For Lauren Johnson, there’s no time like the present. If you want to change your past or build a better future, it all starts today, she says. The decisions you make here and now are the ones that will help or hinder you on a regular basis. This week, Johnson, who is a mental conditioning coordinator for the Yankees, shares her tips for deciding to change, recommitting, and holding yourself accountable. It all starts one choice at a time.
“Everything we do exists in the present moment,” she says. “Our mind is the only thing able to exist in all three — past, present, and future.” For that reason, it’s critical to practice the behaviors and mindsets that work in service of your goals. By envisioning the identity you want, you can choose to become it. It may mean being uncomfortable or going outside your comfort zone. It may mean feeling fear or uncertainty. But it’s in those challenges and the way you respond to them that growth happens.
Key Moments You Don’t Want to Miss:
- Beating Adversity How a sports injury lead Lauren Johnson to a degree in performance psychology and a new career path
- Tough Choices Why a lost job opportunity and a tough customer were the catalysts for her to start her own consulting company
- The Growth Zone Why Johnson says it’s important to lean into “the good kind” of uncomfortable situations
- Practice Makes Perfect How being consistent with mental toughness can lead to better outcomes than only using it when you need it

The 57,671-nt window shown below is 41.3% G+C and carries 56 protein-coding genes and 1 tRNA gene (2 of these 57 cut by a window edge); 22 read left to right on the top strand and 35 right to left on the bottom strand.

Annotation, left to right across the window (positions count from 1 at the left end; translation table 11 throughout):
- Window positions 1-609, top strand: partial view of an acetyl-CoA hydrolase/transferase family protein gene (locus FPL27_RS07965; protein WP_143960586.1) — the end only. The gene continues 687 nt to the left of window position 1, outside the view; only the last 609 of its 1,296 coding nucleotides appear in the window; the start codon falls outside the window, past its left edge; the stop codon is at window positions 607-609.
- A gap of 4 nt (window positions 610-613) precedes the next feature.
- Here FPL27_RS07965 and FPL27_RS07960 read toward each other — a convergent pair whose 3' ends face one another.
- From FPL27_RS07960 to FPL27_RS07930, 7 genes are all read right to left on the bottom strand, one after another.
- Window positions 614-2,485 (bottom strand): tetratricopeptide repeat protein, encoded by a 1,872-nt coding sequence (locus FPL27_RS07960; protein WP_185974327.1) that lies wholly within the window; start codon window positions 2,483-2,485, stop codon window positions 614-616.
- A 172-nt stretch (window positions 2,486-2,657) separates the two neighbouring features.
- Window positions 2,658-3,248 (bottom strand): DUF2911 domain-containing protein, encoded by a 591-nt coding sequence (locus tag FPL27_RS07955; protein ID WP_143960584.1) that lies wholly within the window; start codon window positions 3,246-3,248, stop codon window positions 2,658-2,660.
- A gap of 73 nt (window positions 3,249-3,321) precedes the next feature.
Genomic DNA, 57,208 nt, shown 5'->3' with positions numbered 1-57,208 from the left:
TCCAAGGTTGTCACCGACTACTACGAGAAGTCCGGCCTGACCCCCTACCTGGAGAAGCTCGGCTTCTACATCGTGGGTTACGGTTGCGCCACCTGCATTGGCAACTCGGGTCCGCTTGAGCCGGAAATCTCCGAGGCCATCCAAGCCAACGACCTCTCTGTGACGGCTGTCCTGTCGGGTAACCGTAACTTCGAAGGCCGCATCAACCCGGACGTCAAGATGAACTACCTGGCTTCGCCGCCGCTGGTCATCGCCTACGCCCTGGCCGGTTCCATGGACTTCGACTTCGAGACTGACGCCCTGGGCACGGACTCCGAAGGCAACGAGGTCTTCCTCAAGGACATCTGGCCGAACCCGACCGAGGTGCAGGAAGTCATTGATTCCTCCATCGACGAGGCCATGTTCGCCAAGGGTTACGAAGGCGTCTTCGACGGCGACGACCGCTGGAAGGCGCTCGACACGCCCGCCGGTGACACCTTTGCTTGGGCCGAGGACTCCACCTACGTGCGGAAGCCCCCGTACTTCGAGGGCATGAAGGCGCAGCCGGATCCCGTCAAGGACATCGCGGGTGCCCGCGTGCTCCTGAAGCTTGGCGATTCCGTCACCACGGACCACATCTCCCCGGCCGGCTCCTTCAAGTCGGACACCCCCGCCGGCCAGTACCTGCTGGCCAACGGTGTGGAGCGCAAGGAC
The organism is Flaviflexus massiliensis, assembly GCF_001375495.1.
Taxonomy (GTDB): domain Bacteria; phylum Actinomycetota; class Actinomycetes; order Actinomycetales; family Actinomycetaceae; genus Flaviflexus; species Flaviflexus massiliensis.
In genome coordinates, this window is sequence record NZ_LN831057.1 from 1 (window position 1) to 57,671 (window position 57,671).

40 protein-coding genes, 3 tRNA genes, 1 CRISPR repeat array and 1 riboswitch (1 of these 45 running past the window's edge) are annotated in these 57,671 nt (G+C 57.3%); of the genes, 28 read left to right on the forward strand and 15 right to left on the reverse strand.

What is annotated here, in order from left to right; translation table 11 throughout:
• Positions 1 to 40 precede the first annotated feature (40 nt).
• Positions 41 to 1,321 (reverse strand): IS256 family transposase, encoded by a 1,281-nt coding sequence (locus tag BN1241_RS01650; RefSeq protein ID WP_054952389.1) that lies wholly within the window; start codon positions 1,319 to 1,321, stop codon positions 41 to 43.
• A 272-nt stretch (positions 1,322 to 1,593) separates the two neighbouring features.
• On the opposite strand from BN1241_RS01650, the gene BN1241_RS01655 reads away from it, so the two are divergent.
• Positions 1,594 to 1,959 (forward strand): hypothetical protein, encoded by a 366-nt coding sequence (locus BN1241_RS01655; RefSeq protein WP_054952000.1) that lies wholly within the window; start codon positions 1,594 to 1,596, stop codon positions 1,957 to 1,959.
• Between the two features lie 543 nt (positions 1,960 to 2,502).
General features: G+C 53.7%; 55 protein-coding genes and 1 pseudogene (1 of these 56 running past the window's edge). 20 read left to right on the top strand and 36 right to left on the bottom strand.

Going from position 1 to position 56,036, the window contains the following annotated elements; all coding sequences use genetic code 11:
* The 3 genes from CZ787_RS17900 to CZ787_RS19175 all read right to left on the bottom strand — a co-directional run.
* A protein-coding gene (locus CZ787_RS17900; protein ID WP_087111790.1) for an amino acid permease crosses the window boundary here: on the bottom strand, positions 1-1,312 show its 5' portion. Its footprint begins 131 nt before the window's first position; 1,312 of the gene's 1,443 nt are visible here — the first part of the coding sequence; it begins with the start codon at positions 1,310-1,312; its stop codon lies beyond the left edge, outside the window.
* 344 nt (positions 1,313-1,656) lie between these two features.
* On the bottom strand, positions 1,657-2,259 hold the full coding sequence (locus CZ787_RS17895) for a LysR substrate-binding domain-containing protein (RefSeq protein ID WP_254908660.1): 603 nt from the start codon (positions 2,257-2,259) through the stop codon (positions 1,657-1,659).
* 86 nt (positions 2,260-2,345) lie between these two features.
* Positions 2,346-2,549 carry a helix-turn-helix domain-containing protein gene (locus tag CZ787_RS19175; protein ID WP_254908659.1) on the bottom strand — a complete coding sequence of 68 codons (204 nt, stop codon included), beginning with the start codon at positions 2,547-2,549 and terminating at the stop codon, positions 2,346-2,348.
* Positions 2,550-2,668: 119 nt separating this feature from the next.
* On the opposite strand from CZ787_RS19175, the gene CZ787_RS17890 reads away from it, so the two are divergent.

What You’ll Learn:
- Practice behaviors that complement your goals
- Be consistent with beneficial habits
- Lean into the good kind of uncomfortable
- Choose growth-oriented responses to adversity
- Track your commitments to yourself for accountability
“Our belief plus our behaviors equals our identity. So, depending on who we want to be, our behaviors have to support that. If this is the person I want to be, what actions support that identity? And as we act in that way, we start to believe it.” -Lauren Johnson
“Mentally tough people are not more talented. They’re just more consistent. The long way to mental toughness is only practicing it when you need it. The shortcut is by practicing it daily regardless of if you need it or not.” -Lauren Johnson
“Try not to make the same mistake twice. One mistake is no big deal. Two — now we’re building a habit in the opposite direction.” -Lauren Johnson
- You can follow Lauren Johnson on Twitter @_LaurenJohnson_, on Instagram @LaurenNicoleJohnson, and on LinkedIn, by searching for her name.